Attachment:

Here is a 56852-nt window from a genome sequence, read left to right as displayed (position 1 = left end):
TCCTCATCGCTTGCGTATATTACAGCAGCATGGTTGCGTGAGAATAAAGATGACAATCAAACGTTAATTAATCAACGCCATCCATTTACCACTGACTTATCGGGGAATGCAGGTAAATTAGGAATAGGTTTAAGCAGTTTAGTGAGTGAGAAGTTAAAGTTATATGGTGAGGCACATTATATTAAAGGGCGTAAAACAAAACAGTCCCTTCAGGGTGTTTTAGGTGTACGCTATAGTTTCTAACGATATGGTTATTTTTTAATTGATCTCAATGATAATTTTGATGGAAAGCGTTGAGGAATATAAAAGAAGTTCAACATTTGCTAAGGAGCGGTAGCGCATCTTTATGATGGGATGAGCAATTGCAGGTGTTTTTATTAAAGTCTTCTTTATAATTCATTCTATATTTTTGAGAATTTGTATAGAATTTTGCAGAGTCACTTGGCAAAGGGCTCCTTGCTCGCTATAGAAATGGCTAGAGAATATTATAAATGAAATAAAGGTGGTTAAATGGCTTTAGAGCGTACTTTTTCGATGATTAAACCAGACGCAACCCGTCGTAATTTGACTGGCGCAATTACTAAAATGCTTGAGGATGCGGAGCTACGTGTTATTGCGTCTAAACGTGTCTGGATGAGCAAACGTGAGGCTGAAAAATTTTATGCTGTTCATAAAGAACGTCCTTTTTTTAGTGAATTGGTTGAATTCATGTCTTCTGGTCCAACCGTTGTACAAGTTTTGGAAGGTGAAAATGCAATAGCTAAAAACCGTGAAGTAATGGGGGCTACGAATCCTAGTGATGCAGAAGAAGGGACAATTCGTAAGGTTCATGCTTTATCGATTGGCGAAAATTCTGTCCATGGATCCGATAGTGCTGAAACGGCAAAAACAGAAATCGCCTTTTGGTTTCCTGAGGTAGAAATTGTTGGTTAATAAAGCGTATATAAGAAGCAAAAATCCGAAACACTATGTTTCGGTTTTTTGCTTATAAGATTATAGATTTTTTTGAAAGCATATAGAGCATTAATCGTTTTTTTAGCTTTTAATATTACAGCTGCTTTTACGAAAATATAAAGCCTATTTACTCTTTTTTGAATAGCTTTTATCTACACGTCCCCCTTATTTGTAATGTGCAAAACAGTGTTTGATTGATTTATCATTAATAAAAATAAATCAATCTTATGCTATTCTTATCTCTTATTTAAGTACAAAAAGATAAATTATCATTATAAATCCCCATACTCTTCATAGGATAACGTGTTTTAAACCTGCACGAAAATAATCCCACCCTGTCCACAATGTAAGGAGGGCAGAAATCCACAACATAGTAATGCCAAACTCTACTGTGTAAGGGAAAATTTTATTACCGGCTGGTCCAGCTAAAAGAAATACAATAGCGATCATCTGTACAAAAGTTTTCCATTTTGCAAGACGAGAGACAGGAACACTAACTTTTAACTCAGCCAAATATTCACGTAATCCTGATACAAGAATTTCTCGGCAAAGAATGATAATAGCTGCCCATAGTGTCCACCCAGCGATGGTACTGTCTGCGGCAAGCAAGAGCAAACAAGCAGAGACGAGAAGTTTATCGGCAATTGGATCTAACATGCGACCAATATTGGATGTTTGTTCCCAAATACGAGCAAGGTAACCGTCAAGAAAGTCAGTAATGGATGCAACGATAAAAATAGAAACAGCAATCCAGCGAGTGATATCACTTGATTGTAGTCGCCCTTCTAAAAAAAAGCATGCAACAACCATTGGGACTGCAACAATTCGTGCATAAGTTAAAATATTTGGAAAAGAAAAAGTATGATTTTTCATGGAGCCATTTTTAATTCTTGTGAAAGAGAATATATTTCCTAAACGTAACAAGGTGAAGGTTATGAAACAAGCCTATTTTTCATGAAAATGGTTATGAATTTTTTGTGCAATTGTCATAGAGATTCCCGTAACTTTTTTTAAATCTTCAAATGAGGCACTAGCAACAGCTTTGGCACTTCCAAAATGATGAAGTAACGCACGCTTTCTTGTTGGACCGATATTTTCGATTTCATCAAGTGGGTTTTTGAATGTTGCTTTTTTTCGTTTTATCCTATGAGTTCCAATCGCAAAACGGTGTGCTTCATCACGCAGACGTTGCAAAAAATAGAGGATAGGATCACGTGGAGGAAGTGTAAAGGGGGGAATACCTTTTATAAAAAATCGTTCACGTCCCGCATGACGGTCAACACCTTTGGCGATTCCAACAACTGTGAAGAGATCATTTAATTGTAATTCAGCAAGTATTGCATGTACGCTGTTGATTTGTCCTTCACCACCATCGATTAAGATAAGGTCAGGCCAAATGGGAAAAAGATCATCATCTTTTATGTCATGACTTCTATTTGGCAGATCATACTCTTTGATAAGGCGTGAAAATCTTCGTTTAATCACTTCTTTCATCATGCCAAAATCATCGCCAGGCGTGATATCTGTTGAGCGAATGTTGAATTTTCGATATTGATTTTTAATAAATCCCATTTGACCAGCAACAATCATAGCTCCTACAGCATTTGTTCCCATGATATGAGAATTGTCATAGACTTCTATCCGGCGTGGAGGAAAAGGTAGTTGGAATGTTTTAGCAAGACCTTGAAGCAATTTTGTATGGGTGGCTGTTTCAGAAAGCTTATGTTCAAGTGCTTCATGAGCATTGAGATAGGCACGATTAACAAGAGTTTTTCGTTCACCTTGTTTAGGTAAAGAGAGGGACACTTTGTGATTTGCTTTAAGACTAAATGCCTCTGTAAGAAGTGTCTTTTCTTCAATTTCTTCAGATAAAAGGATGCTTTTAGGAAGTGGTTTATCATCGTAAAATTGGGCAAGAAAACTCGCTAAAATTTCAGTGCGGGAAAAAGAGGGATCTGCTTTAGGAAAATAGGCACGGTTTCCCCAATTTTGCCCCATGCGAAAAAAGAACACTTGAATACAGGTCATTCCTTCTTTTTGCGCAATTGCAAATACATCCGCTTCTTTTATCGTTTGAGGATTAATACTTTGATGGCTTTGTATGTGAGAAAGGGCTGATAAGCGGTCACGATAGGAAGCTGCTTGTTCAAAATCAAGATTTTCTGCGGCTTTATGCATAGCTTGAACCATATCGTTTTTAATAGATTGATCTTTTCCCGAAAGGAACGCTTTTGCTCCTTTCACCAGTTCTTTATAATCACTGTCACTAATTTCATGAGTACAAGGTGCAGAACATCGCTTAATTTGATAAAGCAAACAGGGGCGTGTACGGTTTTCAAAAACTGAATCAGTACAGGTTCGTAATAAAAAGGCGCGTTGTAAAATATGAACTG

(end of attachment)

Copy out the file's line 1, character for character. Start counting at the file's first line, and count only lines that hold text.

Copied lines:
Here is a 56852-nt window from a genome sequence, read left to right as displayed (position 1 = left end):